8. Mycophenolic acid

Mycophenolic acid (MPA) is the active derivative of the prodrug mycophenolate mofetil but MPA itself is also available as enteric coated sodium salt tablet. MPA is metabolized by uridine-glucuronyl-transferase (UGT), primarily UGT1A8 and 1A9, to the inactive metabolite 7-O-glucuronide (MPAG). MPAG is primarily excreted by kidneys, although a proportion is secreted in bile by the drug efflux pump multidrug resistance associated protein 2 (MRP2), now also called ABCC2. Deconjugation by intestinal bacterial flora results in a second peak of absorption at 6 to 8 hours due to enterohepatic recirculation. This second peak accounts for 30-50% of the total AUC. As a result, co-administration with medication that inhibit ABCC2, such as CsA, can result in a significantly reduced MPA exposure (Hesselink et al., 2005b). Several SNPs have been found in the ABCC2 gene (Ito et al., 2001). It has been found that ABCC2 C-24T and C-3972T polymorphisms can protect the renal transplant recipients from a decrease in MPA exposure associated with mild liver dysfunction. Moreover, C-24T SNP was associated with significantly high dose-normalized MPA trough levels at steady state (Naesens et al., 2006).

Polymorphisms have also been identified in both UGT1A9 and 1A8 genes. In vitro studies have shown that polymorphisms in the UGT1A9 gene result in significant alteration of the UGT enzymatic activity. Two polymorphisms in the promoter region of the UGT1A9 gene, namely C-275T>A and C-2152C>T, result in higher MPA glucuronidation rates (Girard et al., 2004). It has been demonstrated that in renal transplant recipients, carriers of either or both polymorphisms had lower MPA AUC and C0 (Johnson et al, 2008; Kuypers et al., 2005; van Schaik et al., 2009). On the other hand, UGT1A8*3 (P277C>Y) polymorphism results in an approximately 30-fold reduction in MPAG formation (Bernard et al., 2006).

MPA inhibits inosine monophosphate dehydrogenase (IMPDH), a key enzyme in the pathway for purine synthesis.. The two isoforms of IMPDH, IMPHD1 and IMPDH2, have similar enzymatic activity. Individuals with low levels of lymphocyte IMPDH activity are more likely to experience toxicity with MPA and those with high levels are more likely to have rejection (Glander et al., 2004). There were different variants of the IMPDH2 gene and the 263L>F variant resulted in a reduction in enzyme activity to 10% of the wild-type (Wang et al., 2007). Several mutants of IMPDH had decreased affinity for MPA (Farazi et al., 1997). However, there are no clinical associations for this SNP. On the other hand, 2 SNPs in the IMPDH1 gene, namely +125G>A and -106G>A, were found to be associated with increase risk of rejection after kidney transplantation but the underlying mechanism remains uncertain (Wang et al., 2008). Despite of availability of different candidate genes, there are still insufficient data to support the use of pharmacogenetic strategy for mycophenolate.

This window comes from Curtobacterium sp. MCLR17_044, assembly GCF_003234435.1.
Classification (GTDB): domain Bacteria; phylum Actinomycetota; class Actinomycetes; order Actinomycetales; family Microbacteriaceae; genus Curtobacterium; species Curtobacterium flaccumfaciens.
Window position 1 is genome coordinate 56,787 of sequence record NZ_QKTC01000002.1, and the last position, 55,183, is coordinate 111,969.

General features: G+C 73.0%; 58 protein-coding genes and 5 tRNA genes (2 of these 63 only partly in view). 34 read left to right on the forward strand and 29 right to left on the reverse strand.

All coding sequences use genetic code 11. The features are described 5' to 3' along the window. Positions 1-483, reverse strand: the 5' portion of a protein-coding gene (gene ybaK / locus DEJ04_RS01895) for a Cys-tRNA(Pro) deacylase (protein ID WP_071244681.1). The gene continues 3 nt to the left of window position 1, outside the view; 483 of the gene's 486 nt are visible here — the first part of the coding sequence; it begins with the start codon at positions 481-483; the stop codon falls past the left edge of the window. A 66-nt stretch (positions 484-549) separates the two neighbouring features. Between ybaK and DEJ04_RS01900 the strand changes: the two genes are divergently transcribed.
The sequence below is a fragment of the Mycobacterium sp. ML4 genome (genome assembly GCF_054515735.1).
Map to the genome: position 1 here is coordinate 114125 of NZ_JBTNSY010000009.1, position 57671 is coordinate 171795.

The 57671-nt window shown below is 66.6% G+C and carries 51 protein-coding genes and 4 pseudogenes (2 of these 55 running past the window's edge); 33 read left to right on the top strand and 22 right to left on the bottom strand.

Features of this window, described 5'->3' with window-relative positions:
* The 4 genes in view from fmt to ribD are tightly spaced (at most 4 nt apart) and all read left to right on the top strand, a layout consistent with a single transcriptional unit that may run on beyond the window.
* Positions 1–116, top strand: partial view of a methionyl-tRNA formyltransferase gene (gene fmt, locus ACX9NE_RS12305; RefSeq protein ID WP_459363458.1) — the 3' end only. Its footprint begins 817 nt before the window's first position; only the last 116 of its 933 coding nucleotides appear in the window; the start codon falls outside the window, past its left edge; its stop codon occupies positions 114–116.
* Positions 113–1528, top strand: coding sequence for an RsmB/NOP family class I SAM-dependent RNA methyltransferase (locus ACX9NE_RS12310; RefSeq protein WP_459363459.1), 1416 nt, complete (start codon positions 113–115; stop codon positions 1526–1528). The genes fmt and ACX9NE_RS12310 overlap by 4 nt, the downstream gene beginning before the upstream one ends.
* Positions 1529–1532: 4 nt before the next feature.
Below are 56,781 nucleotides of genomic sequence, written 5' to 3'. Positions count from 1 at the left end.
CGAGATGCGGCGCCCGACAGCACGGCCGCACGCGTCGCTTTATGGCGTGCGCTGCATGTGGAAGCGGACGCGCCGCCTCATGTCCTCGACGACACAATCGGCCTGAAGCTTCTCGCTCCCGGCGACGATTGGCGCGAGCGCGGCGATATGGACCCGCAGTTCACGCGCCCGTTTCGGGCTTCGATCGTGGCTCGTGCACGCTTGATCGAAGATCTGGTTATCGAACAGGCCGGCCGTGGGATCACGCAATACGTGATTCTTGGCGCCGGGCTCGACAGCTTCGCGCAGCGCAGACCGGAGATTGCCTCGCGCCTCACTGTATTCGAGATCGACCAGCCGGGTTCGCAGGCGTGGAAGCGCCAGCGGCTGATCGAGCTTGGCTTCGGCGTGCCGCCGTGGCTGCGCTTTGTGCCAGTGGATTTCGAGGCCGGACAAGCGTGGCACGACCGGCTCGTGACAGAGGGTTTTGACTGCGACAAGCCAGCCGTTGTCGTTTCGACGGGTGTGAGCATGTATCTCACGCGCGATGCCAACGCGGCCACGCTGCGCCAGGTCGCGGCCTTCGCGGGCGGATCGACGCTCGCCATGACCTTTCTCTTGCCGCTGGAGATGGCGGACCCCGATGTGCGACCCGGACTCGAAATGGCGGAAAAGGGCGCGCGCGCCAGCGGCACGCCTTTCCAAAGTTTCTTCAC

9. Mammalian target of rapamycin inhibitors

There is only limited data concerning the pharmacogenetics of mTOR inhibitors. Usually it takes longer time for sirolimus to achieve desired therapeutic range because of its long half-life (approximately 60 hours). Thus use of pharmacogenetic strategy seems to be an ideal option for sirolimus dosage adjustment. However, the data in literature is controversial. While there were studies showing reduced oral bioavailability of sirolimus in CYP3A5 expressors (Anglicheau et al., 2005; Le Meur et al., 2006), similar association was not found in other studies (Mourad et al., 2005; Renders et al., 2007). Moreover, none of the studies could show the influence of ABCB1 genotype on sirolimus exposure (Anglicheau et al., 2005; Mourad et al., 2005; Renders et al., 2007). As a result, pharmacogenetics is still not suitable for sirolimus dosing.

10. Conclusion and future perspective

Currently TDM is the gold standard for monitoring and titration of immunosuppressive drugs in order to ensure adequate immunosuppression but avoid side effects. However, many patients experience significant delay in achieving therapeutic blood concentrations, resulting in a higher risk of acute rejection. As a result, selection of the best drug with an accurate dose is important. Pharmacogenetics have generated considerable enthusiasm in transplantation medicine in recent years and it is widely believed that “personalized medicine” is the ultimate goal of use of immunosuppressive drugs. Although many genetic factors have been shown to influence pharmacokinetics for the immunosuppressive drugs, only CYP3A5 genotyping may help to guide individual tacrolimus dosing in clinical practice. Moreover, the focus of pharmacogenetic studies has recently shifted from pharmacokinetics to transplantation outcomes, such as renal allograft dysfunction. Although there is substantial evidence that intrarenally expressed ABCB1 is implicated in the pathogenesis of CNI nephrotoxicity, there is no direct evidence in human that the association between ABCB1 genotype and CNI nephrotoxicity is indeed caused by higher intrarenal concentration of CNIs (Hesselink et al., 2010). Further prospective and intervention studies involving genetic profile and transplant outcome are required for recommendation of widespread use of pharmacogenetic testing in routine clinical practice.